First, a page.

4. Tire choice
I spent a lot of time thinking about this. Why did Mahindra decide to put Pirelli Diablo Rosso 2, a tire well-known for its cornering abilities, on a bike that has a worse lean angle than a Harley? I have not come up with an answer.
Clearly, Mahindra thinks that Mojo is a tourer. They have marketed it as a tourer, there’s all that shazam of the Mojo Tribe, riding it in groups through mountains, forests and coasts. The ideal tire for it then would have been the Michelin Pilot Street Radial. Not only would that last much longer, it would also provide far better grip off the road.
Either Pirelli offered them a better deal than Michelin, or some genius at Mahindra thought that the Pirelli has a more “exotic” feel to it, looks more like a race tire, so might help sell it to posers who can’t tell the difference between engine lubricant and anal lubricant.
Whatever the reasons may have been, it was a bad decision. Off-roading in India is NOT a choice. Yes there are people like me who purposely go and get stuck in some mud, but most of the time you’d be riding happily on some highway, and suddenly it will vanish, leaving only a slush-filled track where some black asphalt should have been. Even on the ride that I did with the Mojo, I decided to go to Srisailam dam from Hyderabad via Kurnool, Google Maps said it’s a highway. In reality, it’s a single lane, truck and bus infested hellhole with slush on both sides. I have no idea how the bike and me came out the other end in one piece.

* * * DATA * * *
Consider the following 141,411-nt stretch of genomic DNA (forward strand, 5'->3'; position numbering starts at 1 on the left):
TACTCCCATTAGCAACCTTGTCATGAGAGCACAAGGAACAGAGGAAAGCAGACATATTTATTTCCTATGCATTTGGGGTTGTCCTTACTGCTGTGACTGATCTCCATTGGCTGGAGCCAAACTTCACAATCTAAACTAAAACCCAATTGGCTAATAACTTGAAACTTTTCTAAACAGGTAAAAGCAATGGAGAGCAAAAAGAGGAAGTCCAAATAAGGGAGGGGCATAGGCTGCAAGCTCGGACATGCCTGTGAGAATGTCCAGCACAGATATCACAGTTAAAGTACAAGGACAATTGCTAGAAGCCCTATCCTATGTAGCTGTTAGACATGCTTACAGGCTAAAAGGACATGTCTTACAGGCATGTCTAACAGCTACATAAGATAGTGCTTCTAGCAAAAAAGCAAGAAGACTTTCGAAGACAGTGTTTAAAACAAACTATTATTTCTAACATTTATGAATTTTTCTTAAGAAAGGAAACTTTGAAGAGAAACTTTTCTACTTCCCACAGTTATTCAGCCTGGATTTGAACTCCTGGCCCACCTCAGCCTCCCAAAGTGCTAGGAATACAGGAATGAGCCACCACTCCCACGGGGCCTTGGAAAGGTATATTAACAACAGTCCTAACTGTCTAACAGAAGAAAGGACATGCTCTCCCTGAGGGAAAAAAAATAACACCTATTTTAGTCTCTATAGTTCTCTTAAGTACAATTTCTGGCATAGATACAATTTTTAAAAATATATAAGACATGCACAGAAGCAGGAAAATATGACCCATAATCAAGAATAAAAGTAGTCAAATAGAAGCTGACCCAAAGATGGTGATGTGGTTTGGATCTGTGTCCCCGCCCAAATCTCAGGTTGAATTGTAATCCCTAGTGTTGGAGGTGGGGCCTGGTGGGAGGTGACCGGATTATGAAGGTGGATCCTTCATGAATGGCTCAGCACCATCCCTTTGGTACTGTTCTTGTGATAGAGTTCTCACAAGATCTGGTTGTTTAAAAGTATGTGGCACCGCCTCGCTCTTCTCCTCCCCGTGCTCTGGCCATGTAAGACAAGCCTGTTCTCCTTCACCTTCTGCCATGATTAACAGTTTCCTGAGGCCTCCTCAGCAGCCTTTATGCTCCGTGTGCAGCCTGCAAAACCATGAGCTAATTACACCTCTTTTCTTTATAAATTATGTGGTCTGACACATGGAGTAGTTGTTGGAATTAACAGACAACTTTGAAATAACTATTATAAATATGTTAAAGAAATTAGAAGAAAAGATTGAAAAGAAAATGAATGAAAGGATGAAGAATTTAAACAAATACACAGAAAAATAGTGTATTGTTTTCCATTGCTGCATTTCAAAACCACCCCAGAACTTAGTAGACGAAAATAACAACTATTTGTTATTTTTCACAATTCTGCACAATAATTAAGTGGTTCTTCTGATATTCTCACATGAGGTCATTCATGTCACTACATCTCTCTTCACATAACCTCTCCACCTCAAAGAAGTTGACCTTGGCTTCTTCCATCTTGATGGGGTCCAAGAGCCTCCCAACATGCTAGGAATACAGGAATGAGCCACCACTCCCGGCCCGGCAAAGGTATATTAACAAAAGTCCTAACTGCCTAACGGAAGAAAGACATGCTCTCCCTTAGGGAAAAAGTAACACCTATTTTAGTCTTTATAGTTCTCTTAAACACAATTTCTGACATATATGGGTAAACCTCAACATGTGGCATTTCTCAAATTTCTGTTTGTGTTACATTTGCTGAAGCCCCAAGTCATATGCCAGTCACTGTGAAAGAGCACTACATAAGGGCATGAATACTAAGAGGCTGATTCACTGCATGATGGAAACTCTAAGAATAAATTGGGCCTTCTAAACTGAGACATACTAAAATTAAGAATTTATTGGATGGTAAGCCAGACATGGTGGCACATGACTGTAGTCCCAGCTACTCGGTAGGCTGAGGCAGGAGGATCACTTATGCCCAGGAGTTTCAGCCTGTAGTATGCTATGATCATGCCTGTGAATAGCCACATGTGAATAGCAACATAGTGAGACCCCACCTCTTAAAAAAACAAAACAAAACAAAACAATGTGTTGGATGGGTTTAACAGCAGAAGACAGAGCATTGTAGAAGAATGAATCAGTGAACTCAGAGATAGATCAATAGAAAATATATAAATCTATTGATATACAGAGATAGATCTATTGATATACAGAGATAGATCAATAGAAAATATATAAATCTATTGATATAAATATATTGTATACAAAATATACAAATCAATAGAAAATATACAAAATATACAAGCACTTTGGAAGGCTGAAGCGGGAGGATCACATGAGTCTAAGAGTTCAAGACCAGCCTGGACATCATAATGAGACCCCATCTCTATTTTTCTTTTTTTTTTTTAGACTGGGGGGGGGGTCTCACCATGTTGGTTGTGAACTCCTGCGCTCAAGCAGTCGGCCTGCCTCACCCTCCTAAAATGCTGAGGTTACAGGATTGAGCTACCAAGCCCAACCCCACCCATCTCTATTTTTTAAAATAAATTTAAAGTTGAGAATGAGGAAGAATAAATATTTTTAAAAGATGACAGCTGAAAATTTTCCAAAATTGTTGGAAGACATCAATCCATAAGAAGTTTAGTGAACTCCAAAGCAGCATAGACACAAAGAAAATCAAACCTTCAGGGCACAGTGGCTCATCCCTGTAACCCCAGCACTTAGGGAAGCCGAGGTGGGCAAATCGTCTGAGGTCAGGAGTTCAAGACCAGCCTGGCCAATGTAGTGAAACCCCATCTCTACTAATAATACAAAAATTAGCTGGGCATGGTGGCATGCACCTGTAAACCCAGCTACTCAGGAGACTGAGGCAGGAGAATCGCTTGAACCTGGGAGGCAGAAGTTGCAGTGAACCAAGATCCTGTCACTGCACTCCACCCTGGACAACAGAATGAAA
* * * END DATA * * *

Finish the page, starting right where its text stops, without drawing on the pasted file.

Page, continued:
I mean for fucks sake, even when I just wanted to park the bike on the side of the road to get some rest, it used to be a pain to handle the thing. Yes you have given your bike a giant fuel tank, but you can’t really expect your customers to ride all day long without stopping.
5. Instrument console
The instrument console on the Mojo is a piece of art, in the sense that it looks good, has a lot of snazzy stuff, but isn’t entirely something that’s useful to mankind.
Every time you let your revs falls, LEDs light up on your last highest RPM and stay lit for a few seconds. You have a top-speed recorder, and a 0-100 kmph time recorder, a 500 meter distance timer, and for some reason, a Race Mode.